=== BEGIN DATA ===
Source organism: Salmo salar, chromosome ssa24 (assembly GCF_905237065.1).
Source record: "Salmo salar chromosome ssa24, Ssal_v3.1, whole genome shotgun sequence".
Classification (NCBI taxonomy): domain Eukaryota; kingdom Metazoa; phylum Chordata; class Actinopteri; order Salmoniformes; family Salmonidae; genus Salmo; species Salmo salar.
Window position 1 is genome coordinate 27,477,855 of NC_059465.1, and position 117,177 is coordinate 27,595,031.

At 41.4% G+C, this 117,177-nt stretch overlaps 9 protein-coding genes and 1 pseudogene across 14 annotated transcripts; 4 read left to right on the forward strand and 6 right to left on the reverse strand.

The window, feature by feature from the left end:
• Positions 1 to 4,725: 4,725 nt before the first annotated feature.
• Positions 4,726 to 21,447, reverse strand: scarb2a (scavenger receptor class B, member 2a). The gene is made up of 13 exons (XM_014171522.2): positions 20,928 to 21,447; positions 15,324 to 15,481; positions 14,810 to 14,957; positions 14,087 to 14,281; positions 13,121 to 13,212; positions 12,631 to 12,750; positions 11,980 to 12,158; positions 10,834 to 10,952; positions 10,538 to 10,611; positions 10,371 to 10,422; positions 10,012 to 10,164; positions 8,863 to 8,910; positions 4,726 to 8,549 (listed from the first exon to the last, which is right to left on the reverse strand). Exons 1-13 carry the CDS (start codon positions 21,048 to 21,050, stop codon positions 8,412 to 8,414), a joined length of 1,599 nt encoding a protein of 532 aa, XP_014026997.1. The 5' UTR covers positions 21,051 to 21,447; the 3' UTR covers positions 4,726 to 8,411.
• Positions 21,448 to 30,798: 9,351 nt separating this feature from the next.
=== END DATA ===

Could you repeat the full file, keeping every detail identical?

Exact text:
Source organism: Salmo salar, chromosome ssa24 (assembly GCF_905237065.1).
Source record: "Salmo salar chromosome ssa24, Ssal_v3.1, whole genome shotgun sequence".
Classification (NCBI taxonomy): domain Eukaryota; kingdom Metazoa; phylum Chordata; class Actinopteri; order Salmoniformes; family Salmonidae; genus Salmo; species Salmo salar.
Window position 1 is genome coordinate 27,477,855 of NC_059465.1, and position 117,177 is coordinate 27,595,031.

At 41.4% G+C, this 117,177-nt stretch overlaps 9 protein-coding genes and 1 pseudogene across 14 annotated transcripts; 4 read left to right on the forward strand and 6 right to left on the reverse strand.

The window, feature by feature from the left end:
• Positions 1 to 4,725: 4,725 nt before the first annotated feature.
• Positions 4,726 to 21,447, reverse strand: scarb2a (scavenger receptor class B, member 2a). The gene is made up of 13 exons (XM_014171522.2): positions 20,928 to 21,447; positions 15,324 to 15,481; positions 14,810 to 14,957; positions 14,087 to 14,281; positions 13,121 to 13,212; positions 12,631 to 12,750; positions 11,980 to 12,158; positions 10,834 to 10,952; positions 10,538 to 10,611; positions 10,371 to 10,422; positions 10,012 to 10,164; positions 8,863 to 8,910; positions 4,726 to 8,549 (listed from the first exon to the last, which is right to left on the reverse strand). Exons 1-13 carry the CDS (start codon positions 21,048 to 21,050, stop codon positions 8,412 to 8,414), a joined length of 1,599 nt encoding a protein of 532 aa, XP_014026997.1. The 5' UTR covers positions 21,051 to 21,447; the 3' UTR covers positions 4,726 to 8,411.
• Positions 21,448 to 30,798: 9,351 nt separating this feature from the next.